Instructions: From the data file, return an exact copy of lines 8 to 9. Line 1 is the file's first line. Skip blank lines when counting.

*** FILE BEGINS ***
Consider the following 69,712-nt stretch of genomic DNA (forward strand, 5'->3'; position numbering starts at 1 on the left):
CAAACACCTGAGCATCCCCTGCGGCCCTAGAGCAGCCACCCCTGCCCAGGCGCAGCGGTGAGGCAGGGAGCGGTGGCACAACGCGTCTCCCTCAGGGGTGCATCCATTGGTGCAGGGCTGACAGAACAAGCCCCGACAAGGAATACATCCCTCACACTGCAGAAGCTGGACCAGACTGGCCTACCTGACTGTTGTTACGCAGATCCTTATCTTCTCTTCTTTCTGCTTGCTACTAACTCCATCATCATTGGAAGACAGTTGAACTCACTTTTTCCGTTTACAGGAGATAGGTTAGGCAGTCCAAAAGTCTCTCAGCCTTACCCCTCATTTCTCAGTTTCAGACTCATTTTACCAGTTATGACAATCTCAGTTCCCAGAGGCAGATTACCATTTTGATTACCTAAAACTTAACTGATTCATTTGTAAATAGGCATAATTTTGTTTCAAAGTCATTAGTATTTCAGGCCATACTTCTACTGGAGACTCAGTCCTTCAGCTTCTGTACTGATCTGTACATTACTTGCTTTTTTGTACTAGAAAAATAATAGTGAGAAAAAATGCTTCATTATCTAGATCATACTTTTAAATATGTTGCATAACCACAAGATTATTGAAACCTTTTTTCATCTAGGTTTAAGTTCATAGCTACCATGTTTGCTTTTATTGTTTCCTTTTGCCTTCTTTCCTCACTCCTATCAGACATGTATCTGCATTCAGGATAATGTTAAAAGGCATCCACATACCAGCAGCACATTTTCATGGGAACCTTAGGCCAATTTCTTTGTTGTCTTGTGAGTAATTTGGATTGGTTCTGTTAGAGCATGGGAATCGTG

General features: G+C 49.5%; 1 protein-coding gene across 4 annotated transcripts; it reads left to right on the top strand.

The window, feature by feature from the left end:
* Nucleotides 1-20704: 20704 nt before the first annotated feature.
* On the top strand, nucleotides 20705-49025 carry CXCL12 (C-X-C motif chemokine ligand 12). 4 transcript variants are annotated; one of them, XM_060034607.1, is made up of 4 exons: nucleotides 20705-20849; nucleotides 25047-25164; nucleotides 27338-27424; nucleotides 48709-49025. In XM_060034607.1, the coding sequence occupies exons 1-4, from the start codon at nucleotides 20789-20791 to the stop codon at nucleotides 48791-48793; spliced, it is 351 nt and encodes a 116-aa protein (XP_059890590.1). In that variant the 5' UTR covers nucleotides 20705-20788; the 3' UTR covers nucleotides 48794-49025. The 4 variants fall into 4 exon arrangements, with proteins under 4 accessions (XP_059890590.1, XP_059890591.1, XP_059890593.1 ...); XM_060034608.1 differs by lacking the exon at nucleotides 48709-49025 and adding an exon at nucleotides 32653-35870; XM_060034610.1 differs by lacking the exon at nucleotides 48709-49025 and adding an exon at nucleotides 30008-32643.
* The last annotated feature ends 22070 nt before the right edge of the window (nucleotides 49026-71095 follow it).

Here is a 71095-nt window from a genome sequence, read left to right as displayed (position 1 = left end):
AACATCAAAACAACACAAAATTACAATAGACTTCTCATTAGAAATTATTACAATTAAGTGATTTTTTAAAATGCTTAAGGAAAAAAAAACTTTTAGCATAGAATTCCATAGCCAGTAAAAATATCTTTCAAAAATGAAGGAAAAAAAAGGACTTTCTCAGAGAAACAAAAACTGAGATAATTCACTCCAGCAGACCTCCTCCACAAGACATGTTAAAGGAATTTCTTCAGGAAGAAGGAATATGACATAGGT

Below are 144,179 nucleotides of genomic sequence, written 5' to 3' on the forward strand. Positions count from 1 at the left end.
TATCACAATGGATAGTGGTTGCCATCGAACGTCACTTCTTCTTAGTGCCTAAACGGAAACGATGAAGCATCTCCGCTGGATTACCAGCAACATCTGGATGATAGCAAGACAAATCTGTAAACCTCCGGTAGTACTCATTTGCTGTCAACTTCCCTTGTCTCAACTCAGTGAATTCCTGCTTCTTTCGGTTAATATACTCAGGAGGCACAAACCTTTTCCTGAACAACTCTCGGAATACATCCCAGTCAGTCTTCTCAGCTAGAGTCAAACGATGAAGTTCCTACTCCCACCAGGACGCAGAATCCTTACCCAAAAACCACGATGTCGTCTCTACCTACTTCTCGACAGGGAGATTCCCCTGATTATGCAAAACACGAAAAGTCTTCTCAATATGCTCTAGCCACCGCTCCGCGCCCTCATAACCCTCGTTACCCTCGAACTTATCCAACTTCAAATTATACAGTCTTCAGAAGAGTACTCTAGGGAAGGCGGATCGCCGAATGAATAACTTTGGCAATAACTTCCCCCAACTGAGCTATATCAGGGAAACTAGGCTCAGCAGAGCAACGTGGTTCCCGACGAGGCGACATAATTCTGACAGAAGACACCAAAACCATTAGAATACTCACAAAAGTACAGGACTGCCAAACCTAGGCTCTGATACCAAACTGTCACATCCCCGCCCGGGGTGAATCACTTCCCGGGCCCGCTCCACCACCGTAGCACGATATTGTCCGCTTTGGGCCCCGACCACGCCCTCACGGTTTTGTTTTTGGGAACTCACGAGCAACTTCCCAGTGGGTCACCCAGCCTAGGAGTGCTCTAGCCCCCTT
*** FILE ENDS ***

Here is a 71095-nt window from a genome sequence, read left to right as displayed (position 1 = left end):
AACATCAAAACAACACAAAATTACAATAGACTTCTCATTAGAAATTATTACAATTAAGTGATTTTTTAAAATGCTTAAGGAAAAAAAAACTTTTAGCATAGAATTCCATAGCCAGTAAAAATATCTTTCAAAAATGAAGGAAAAAAAAGGACTTTCTCAGAGAAACAAAAACTGAGATAATTCACTCCAGCAGACCTCCTCCACAAGACATGTTAAAGGAATTTCTTCAGGAAGAAGGAATATGACATAGGT